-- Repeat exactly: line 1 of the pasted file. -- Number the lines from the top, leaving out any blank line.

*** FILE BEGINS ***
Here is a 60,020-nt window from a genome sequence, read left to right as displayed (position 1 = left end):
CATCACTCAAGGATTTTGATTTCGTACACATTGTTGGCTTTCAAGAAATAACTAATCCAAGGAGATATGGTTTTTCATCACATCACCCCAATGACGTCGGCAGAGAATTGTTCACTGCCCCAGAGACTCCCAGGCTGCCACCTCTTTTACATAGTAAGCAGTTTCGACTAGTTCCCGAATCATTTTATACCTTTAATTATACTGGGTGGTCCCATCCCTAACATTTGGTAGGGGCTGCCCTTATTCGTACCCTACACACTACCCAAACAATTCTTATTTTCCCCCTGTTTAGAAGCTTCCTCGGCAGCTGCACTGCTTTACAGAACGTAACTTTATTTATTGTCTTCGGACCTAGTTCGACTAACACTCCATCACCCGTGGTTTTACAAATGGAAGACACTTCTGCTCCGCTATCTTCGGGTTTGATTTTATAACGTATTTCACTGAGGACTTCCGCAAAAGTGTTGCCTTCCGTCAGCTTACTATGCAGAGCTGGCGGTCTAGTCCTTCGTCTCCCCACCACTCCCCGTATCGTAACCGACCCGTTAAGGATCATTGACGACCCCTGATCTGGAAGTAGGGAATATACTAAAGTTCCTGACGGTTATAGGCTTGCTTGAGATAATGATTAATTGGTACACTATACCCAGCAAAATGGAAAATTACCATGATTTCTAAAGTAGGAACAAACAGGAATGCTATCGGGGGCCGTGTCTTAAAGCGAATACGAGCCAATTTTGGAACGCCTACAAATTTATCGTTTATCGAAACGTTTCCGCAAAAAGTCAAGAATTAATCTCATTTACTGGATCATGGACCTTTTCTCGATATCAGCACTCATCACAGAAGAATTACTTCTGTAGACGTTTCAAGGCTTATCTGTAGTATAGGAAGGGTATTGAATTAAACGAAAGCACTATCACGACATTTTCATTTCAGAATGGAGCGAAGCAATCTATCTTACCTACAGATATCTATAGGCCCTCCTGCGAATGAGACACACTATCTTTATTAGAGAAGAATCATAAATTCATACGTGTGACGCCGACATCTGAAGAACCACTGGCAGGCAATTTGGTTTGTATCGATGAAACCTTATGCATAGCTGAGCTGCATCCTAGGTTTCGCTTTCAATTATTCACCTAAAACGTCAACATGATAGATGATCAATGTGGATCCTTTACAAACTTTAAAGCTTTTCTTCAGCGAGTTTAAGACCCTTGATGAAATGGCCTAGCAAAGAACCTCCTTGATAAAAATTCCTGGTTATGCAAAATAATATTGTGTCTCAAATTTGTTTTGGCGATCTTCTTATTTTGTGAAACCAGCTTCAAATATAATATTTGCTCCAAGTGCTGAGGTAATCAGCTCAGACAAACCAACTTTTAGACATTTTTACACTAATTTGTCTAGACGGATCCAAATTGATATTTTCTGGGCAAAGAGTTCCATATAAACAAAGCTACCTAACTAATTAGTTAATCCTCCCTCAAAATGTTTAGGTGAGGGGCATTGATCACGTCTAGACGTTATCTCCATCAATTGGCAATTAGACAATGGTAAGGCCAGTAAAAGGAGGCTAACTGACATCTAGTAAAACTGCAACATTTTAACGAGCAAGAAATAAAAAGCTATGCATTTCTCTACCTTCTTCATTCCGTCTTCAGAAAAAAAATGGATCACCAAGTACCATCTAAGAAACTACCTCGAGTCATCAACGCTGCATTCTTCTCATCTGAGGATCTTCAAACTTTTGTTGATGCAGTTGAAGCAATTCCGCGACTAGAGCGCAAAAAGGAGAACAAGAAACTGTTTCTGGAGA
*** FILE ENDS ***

Here is a 60,020-nt window from a genome sequence, read left to right as displayed (position 1 = left end):